KING: I mean, that brings up a really interesting question, right? Is - are we seeing the beginning of a kind of new arms race, do you think?
BRUMFIEL: Well, Mike Griffin, who's the head of the Pentagon's R&D sort of division, was talking about hypersonic weapons last month, and this is what he had to say about it.
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MIKE GRIFFIN: We did the groundbreaking research. They've chosen to weaponize it. We need to respond.
BRUMFIEL: And the they there is China and Russia. So basically, I mean, that does sound a bit like an arms race to me. We started it. They're keeping to do it, so we got to keep going. You know, I think that this is a case of everyone is investing heavily in a new weapons technology. And it's not the only case. Russia is developing a lot of new systems right now, some of which are pretty wild.
INSKEEP: Can I just ask - what is the point of a hypersonic weapon, a missile that gets to its target even faster? Is it just that missile defenses, which don't always work anyway, would work even less with a superfast weapon?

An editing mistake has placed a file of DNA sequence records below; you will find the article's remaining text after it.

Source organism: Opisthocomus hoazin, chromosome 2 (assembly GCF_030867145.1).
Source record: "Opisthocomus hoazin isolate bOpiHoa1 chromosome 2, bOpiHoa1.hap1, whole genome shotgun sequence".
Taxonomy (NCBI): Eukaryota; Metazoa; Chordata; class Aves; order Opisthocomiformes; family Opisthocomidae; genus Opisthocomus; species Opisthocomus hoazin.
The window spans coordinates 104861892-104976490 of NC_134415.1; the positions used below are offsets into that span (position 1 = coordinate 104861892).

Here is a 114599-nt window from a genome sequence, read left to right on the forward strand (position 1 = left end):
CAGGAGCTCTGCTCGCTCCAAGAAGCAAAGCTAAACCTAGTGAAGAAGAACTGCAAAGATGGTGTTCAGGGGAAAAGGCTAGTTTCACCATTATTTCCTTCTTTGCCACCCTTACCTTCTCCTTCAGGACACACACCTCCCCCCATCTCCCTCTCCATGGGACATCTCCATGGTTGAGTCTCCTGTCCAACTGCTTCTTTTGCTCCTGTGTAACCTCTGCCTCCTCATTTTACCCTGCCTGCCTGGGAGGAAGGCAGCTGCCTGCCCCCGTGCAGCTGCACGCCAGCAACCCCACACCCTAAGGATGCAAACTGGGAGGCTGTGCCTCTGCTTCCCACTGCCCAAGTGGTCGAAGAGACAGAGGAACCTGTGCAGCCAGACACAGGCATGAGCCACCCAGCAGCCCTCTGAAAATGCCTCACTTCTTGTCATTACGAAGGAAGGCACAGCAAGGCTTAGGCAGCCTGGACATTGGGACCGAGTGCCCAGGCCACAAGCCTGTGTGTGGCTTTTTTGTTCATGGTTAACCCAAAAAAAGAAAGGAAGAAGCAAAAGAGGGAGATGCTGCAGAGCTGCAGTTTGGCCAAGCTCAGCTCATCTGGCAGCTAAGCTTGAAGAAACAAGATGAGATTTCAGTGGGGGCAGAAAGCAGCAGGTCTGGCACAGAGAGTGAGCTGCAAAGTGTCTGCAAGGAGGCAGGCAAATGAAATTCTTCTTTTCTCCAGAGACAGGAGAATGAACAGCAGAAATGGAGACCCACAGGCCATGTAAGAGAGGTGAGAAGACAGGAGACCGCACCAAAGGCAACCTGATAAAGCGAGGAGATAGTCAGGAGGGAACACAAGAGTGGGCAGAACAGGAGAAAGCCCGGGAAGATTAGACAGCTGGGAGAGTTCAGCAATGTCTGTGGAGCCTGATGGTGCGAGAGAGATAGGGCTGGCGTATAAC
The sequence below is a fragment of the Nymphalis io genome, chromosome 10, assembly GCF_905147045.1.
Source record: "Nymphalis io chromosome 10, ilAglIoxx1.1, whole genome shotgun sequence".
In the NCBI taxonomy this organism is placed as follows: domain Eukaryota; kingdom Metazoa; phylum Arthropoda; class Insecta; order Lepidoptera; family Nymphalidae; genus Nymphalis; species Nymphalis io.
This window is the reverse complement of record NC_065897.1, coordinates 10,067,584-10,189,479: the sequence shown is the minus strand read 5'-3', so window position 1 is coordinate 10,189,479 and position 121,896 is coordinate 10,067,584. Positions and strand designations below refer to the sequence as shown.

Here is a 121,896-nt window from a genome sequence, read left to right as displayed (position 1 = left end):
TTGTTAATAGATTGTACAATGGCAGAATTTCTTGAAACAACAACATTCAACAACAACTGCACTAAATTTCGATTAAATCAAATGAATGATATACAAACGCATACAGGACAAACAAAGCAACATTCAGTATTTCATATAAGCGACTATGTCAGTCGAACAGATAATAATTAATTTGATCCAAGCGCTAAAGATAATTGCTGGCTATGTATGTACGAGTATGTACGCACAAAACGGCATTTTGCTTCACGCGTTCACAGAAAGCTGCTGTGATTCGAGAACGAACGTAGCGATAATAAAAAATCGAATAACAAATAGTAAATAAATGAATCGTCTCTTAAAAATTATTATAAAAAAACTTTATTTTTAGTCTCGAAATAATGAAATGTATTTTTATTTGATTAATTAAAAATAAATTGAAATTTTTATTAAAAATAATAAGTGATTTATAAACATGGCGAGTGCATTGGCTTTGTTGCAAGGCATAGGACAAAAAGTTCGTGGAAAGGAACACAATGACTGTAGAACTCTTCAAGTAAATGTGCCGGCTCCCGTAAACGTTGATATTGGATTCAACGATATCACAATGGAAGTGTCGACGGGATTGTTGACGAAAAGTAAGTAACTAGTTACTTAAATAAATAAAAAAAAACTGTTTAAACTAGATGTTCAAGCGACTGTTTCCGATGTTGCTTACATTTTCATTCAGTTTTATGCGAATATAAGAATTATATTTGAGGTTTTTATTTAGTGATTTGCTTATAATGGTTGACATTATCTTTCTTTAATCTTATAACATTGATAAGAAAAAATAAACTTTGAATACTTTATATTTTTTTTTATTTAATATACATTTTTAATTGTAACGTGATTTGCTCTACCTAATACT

BRUMFIEL: Well, exactly. I mean, this is a good question. Arms control experts say there isn't much point of the U.S. developing one. We already have a lot of capabilities. China and Russia are definitely just perennially worried about missile defense. And so they see it as a way to get around U.S. missile defenses, especially in the future as our missile defenses grow more sophisticated.
KING: NPR's Geoff Brumfiel. Geoff, thanks so much.
BRUMFIEL: Thank you.
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KING: All right. Saudi Arabia is still trying to get its story straight on what exactly happened to journalist Jamal Khashoggi. Meanwhile, Turkey has been slowly releasing details about his murder.
INSKEEP: Slowly. Turkey's president, Recep Tayyip Erdogan, said today he will reveal what happened to the Saudi critic and journalist when he went to the Saudi consulate in Turkey to obtain marriage paperwork on October 2. This issue, as you may know, has become the center of a tense relationship between two regional powers, and Erdogan could see this as an opportunity to gain some leverage over the de facto Saudi leader, Crown Prince Mohammed bin Salman.